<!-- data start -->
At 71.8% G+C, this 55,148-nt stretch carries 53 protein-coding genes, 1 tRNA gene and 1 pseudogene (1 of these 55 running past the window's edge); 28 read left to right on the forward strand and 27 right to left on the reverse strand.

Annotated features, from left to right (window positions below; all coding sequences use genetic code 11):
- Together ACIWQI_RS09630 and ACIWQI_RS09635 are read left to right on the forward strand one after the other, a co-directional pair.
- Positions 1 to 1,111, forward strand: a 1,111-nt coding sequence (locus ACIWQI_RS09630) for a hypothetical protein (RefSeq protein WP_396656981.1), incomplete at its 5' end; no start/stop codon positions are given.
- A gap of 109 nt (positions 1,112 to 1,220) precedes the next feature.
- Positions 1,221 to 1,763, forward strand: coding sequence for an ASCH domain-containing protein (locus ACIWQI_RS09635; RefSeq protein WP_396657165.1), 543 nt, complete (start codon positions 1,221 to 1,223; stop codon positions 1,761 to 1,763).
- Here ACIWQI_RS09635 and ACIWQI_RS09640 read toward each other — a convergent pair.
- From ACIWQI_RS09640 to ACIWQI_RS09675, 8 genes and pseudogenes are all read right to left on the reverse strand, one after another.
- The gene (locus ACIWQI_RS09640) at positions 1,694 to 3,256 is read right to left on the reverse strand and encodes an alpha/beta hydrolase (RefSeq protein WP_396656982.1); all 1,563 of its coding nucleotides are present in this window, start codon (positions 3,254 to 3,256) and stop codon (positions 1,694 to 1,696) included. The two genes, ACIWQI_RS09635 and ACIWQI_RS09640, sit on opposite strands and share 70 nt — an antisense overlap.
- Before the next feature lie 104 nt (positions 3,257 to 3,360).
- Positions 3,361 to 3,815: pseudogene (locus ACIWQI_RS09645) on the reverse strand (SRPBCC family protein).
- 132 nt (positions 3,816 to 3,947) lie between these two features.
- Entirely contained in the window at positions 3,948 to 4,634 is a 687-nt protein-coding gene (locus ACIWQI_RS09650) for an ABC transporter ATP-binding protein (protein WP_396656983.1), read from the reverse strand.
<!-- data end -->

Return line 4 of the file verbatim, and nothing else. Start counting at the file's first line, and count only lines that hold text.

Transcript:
- Positions 1 to 1,111, forward strand: a 1,111-nt coding sequence (locus ACIWQI_RS09630) for a hypothetical protein (RefSeq protein WP_396656981.1), incomplete at its 5' end; no start/stop codon positions are given.